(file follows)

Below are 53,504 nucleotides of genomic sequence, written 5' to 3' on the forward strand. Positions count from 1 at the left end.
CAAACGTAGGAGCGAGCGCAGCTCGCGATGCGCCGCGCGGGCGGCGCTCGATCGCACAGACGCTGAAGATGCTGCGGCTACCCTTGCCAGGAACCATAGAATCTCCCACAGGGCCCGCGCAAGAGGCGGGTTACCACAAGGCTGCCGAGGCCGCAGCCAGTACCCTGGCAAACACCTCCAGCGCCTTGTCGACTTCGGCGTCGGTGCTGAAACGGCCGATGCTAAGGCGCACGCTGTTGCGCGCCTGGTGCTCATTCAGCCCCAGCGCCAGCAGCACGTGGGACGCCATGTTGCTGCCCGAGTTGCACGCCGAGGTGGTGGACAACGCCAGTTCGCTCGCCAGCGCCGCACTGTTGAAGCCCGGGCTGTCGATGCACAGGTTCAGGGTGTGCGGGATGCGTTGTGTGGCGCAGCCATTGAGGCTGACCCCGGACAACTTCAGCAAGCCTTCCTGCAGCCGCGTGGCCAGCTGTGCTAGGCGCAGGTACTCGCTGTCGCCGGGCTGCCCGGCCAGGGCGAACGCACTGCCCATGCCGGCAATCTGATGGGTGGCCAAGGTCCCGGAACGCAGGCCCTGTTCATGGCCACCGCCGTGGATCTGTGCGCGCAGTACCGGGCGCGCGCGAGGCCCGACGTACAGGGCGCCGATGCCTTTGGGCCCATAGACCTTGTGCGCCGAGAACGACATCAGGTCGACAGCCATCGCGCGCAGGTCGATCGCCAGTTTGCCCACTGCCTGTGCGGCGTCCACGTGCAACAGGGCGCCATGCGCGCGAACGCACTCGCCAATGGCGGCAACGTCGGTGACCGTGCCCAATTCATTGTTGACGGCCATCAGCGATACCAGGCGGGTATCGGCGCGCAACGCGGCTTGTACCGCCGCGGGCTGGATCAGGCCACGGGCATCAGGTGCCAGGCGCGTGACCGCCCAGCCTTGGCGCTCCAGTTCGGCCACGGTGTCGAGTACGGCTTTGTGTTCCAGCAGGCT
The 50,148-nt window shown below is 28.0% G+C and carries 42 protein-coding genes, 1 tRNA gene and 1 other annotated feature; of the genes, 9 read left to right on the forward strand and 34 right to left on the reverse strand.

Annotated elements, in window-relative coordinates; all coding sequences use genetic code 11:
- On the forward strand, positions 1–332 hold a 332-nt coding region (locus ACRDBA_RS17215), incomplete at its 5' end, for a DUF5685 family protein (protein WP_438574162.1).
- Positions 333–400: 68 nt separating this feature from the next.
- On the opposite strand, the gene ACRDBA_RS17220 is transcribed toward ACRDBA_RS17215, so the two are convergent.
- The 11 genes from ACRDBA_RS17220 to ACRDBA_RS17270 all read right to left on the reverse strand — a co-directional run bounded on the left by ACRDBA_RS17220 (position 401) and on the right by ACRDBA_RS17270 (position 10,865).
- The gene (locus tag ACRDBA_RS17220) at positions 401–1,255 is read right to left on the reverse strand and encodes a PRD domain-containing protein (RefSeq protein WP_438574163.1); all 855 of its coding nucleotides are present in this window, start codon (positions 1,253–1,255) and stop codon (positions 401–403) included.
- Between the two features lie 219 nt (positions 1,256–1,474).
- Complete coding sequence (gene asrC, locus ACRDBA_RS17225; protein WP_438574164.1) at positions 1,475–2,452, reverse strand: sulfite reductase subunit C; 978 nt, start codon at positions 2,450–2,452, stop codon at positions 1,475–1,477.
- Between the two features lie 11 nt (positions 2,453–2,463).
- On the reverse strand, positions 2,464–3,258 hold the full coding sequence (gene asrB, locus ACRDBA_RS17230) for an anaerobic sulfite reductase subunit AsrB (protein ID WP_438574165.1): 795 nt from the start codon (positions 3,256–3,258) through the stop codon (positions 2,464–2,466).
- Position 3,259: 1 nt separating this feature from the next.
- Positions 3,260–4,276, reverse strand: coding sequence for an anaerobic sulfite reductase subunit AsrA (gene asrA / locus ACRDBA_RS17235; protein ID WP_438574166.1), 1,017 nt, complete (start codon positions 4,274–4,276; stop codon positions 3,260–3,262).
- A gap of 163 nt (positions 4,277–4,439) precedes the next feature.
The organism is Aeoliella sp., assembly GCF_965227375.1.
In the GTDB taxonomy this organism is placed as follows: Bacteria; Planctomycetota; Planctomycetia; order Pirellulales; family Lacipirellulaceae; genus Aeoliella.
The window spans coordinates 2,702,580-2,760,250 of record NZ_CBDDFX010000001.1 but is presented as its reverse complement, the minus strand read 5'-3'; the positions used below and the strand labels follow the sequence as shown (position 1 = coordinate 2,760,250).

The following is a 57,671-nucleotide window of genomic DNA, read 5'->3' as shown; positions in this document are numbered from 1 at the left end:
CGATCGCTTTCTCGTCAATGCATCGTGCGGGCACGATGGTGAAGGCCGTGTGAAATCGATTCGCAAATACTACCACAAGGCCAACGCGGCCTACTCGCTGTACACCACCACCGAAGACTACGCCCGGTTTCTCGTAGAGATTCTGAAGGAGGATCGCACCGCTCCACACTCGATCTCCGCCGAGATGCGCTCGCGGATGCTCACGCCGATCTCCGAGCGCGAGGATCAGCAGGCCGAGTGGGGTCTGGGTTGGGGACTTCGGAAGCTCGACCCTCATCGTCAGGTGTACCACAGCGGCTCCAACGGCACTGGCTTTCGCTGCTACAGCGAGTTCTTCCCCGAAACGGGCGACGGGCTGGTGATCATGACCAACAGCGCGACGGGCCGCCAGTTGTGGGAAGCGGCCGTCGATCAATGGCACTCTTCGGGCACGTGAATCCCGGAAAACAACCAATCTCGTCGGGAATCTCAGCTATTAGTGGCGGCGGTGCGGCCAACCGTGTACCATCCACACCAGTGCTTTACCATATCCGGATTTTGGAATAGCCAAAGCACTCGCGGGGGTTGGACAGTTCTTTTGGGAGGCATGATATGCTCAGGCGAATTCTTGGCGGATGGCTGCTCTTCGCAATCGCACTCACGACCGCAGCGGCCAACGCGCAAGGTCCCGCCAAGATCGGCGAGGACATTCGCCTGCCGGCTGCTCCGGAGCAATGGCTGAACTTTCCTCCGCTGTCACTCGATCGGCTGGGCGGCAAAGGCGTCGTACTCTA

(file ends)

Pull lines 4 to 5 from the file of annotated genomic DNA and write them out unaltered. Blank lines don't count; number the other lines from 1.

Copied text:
Annotated elements, in window-relative coordinates; all coding sequences use genetic code 11:
- On the forward strand, positions 1–332 hold a 332-nt coding region (locus ACRDBA_RS17215), incomplete at its 5' end, for a DUF5685 family protein (protein WP_438574162.1).